||April Fool's Day Hoaxes Involving False Financial Windfalls
Parking Fees Reduced.
A Vienna, Austria radio station reported that the city had decided to reduce parking permit fees, and that car drivers would be able to buy permits in tobacco shops and hand them to police officers in case of need. One police officer called the radio station to ask, "Could you please give me more details on the new order as I have not heard from my superiors yet." [The Washington Post, Apr 2, 1970.]
Dutch Government Shares Budget Surplus.
A Dutch radio program announced that the government planned to distribute its budget surplus equally among tax-payers. The announcement received an excited response from listeners eager for their share.
The Durand Auto Plant.
The Durand Express, a Michigan weekly, reported that Nissan planned to build an auto plant outside of Durand City. The new plant was going to employ thousands of people and pay higher wages than the nearby General Motors plant. Furthermore, Nissan would pay farmers $10,000 an acre for the land on which the plant was to be built.
Many unemployed auto workers believed the story and inquired about how to apply for jobs at the plant. However, the story was exposed as a fake by a reporter working at a newspaper in Flint, Michigan.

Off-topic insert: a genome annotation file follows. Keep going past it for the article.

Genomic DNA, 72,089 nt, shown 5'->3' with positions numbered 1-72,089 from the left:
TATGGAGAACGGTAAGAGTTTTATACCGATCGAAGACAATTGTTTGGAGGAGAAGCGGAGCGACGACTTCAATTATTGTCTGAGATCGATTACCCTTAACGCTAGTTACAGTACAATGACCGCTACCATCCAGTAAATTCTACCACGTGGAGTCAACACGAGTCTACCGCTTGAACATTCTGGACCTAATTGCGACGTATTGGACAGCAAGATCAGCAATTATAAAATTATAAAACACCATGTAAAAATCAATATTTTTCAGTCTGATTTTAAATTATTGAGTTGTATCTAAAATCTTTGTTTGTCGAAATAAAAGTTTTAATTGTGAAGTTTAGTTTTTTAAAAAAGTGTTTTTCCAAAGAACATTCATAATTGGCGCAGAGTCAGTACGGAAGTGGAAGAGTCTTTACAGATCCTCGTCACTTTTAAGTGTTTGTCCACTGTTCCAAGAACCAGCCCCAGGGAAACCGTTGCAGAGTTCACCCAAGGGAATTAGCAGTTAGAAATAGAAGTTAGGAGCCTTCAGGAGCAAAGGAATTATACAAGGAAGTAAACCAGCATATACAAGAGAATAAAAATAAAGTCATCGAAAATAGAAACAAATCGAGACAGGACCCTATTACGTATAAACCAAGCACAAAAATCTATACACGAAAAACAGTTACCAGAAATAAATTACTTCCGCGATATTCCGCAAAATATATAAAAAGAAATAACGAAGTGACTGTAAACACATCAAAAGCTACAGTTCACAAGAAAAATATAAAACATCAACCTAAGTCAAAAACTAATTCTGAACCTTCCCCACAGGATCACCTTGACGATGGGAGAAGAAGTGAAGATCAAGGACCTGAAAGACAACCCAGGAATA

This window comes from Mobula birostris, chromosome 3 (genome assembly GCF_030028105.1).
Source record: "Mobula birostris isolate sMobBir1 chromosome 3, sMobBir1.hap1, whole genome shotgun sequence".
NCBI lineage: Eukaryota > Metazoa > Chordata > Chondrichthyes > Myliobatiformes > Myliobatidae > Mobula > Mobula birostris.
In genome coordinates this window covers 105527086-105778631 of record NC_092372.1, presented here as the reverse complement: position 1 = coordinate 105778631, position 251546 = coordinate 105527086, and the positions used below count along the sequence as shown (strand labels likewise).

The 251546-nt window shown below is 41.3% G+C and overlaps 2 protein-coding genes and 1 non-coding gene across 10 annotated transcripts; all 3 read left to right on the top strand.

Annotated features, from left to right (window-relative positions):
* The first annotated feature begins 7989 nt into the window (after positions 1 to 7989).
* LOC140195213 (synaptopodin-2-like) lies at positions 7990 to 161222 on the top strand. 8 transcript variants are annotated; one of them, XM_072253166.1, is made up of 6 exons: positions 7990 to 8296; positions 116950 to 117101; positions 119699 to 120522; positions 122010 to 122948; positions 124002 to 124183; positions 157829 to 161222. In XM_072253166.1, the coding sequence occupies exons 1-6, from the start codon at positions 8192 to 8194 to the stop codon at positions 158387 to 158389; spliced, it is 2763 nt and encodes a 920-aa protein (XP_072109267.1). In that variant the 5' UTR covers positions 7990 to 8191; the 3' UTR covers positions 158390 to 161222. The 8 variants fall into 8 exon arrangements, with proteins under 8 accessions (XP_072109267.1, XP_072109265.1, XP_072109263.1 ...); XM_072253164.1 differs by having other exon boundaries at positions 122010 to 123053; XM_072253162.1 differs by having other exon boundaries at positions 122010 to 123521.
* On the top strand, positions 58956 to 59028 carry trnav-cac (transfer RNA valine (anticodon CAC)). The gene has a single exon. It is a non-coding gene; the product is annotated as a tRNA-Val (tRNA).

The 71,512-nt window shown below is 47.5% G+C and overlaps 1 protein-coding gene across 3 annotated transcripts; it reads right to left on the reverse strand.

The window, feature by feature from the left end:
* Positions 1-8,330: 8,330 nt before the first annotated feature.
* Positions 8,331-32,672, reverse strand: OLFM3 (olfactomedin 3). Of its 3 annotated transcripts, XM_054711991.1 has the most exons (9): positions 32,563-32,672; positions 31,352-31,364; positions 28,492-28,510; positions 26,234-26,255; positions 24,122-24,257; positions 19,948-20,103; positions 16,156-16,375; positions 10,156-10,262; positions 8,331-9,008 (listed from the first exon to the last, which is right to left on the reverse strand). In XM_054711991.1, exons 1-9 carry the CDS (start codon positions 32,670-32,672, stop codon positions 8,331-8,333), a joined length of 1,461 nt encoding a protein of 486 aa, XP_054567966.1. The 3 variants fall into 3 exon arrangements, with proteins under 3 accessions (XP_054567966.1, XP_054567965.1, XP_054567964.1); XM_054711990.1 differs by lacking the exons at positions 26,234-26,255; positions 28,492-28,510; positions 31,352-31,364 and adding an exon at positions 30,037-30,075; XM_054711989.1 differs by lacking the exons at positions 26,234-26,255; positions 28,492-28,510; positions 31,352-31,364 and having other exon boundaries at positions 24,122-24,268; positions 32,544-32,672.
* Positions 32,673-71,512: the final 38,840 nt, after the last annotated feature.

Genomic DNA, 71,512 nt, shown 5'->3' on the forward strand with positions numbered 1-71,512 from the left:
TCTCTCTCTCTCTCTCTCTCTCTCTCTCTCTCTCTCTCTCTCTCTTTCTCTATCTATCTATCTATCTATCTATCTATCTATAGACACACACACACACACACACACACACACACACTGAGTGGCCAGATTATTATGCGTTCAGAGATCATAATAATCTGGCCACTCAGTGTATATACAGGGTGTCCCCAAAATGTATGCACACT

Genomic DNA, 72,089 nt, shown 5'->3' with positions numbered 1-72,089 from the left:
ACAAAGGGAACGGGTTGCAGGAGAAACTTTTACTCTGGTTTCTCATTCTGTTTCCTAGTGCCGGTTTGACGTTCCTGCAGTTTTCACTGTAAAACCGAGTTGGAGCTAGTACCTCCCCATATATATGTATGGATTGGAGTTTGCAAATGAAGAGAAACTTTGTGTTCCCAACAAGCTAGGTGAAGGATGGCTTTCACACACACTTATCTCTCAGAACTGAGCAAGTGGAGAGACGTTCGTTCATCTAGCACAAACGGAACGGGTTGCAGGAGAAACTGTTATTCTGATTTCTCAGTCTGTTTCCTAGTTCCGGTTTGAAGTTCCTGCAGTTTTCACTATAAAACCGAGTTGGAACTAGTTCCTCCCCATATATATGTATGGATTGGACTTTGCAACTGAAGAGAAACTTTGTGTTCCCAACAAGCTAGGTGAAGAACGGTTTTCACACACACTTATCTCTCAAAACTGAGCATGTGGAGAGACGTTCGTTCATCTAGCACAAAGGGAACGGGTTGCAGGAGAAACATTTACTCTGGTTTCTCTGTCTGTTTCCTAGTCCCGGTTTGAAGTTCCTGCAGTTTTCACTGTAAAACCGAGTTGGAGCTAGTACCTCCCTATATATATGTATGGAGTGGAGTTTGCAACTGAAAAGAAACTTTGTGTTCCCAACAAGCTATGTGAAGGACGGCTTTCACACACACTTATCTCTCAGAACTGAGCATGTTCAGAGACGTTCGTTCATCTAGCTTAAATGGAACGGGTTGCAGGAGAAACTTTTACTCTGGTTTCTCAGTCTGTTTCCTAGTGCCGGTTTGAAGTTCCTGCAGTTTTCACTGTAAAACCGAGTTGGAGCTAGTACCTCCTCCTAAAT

The prank story attracted a lot of angry criticism. Many readers threatened to cancel their subscriptions. In response, the paper's editor explained that he hadn't been trying to hurt anyone, and thought that he had exaggerated his story enough to make it unbelievable.
St. Louis Arena Fund.
Rick Sanborn, a deejay for KLOU-FM in St. Louis, revealed to his listeners that a $24 million trust fund had recently been discovered that would be distributed to local residents. The trust fund had supposedly been established by the builder of the local sports Arena in 1929. He had left instructions to distribute the money to locals should the Arena ever be torn down. Since it was torn down in 1999, his order would go into effect. The money would be paid to anyone who held a St. Louis birth certificate issued after 1929. They would receive $1000 for every year of their age. Sanborn included fake reports and interviews along with his announcement. As a result of the prank, the St. Louis Citizens Service Bureau received over 75 calls before Sanborn revealed that the story was a hoax.
Oil Found in Japan.
The Tokyo Shimbun reported the discovery of a huge oil field (over 110 billion barrels, about the size of Iraqi reserves) in the Tokyo Gulf. It was predicted that this would tip the balance of power with Washington in Japan's favour.
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